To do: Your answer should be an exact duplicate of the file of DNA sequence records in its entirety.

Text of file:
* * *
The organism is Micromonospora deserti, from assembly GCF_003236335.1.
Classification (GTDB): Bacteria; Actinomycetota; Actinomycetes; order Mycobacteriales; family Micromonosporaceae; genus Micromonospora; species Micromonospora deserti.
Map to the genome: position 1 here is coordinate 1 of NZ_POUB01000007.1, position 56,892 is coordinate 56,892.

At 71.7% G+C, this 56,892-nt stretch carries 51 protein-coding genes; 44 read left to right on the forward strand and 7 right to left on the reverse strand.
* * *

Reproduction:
The organism is Micromonospora deserti, from assembly GCF_003236335.1.
Classification (GTDB): Bacteria; Actinomycetota; Actinomycetes; order Mycobacteriales; family Micromonosporaceae; genus Micromonospora; species Micromonospora deserti.
Map to the genome: position 1 here is coordinate 1 of NZ_POUB01000007.1, position 56,892 is coordinate 56,892.

At 71.7% G+C, this 56,892-nt stretch carries 51 protein-coding genes; 44 read left to right on the forward strand and 7 right to left on the reverse strand.